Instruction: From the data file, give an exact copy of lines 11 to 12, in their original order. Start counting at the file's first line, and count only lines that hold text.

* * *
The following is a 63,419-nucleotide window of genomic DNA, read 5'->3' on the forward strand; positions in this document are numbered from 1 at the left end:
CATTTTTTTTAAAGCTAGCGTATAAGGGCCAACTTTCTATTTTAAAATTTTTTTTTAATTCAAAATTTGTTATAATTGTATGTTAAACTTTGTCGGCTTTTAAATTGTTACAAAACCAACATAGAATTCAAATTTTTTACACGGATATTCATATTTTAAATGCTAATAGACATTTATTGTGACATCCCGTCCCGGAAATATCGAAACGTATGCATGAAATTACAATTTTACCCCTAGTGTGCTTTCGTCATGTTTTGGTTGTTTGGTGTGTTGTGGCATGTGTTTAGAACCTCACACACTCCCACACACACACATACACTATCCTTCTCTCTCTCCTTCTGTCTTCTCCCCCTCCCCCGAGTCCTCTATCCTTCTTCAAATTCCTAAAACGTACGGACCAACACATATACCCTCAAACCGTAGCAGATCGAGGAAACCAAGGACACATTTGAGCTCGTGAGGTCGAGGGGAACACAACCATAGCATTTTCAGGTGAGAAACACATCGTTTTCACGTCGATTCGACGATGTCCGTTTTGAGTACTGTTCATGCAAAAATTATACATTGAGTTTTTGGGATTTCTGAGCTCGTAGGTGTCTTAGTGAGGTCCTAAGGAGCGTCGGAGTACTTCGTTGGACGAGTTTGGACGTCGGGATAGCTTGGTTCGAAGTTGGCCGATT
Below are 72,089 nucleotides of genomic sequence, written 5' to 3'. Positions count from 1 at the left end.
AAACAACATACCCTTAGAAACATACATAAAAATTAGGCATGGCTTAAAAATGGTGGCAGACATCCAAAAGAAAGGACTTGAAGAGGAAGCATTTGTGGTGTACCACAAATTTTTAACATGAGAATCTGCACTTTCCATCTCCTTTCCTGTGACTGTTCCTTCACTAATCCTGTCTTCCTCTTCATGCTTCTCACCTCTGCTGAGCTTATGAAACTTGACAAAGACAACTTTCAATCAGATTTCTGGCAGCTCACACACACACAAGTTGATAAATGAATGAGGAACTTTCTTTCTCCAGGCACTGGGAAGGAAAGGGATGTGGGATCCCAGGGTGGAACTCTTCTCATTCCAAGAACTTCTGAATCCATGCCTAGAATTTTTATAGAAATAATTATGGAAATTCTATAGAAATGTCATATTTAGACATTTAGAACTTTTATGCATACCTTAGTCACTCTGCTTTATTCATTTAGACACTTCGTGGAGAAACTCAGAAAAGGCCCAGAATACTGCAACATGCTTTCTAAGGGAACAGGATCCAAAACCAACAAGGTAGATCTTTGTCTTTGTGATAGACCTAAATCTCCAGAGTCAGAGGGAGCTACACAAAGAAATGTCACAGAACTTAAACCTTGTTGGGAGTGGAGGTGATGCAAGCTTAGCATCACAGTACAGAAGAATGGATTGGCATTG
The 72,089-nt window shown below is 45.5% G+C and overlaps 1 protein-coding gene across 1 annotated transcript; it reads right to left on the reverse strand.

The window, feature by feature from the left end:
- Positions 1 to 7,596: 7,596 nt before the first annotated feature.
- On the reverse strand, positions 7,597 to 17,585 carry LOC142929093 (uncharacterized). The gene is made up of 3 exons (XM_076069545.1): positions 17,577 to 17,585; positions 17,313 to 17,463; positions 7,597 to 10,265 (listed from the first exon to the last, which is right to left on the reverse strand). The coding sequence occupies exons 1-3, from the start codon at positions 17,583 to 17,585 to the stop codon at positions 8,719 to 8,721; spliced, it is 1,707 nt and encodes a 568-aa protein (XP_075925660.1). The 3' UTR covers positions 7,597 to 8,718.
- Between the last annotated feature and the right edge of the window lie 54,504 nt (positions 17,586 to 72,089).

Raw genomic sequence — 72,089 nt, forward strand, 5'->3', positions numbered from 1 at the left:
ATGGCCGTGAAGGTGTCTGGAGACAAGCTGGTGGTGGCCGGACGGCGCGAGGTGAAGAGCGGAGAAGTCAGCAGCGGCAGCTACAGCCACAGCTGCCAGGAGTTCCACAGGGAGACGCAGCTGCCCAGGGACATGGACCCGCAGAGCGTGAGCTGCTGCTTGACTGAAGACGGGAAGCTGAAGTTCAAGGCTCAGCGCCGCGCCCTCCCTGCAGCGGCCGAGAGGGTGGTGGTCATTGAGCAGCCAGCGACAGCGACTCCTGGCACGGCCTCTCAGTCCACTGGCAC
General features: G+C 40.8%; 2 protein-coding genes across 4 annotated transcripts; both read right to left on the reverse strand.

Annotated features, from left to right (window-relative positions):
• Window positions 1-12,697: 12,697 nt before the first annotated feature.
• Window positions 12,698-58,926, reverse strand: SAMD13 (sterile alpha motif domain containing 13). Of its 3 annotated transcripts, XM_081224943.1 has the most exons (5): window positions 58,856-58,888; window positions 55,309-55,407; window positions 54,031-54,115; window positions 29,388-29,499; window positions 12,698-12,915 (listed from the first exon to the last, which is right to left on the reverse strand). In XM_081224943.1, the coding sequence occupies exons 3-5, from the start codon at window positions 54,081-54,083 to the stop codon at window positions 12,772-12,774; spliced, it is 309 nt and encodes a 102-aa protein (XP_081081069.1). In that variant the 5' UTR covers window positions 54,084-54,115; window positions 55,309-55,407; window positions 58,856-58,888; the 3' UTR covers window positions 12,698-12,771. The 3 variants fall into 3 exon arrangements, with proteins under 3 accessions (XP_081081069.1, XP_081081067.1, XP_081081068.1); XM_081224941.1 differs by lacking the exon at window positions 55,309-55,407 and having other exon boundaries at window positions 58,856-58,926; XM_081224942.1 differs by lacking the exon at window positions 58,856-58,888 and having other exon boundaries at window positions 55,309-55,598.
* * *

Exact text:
ATGGCCGTGAAGGTGTCTGGAGACAAGCTGGTGGTGGCCGGACGGCGCGAGGTGAAGAGCGGAGAAGTCAGCAGCGGCAGCTACAGCCACAGCTGCCAGGAGTTCCACAGGGAGACGCAGCTGCCCAGGGACATGGACCCGCAGAGCGTGAGCTGCTGCTTGACTGAAGACGGGAAGCTGAAGTTCAAGGCTCAGCGCCGCGCCCTCCCTGCAGCGGCCGAGAGGGTGGTGGTCATTGAGCAGCCAGCGACAGCGACTCCTGGCACGGCCTCTCAGTCCACTGGCAC
General features: G+C 40.8%; 2 protein-coding genes across 4 annotated transcripts; both read right to left on the reverse strand.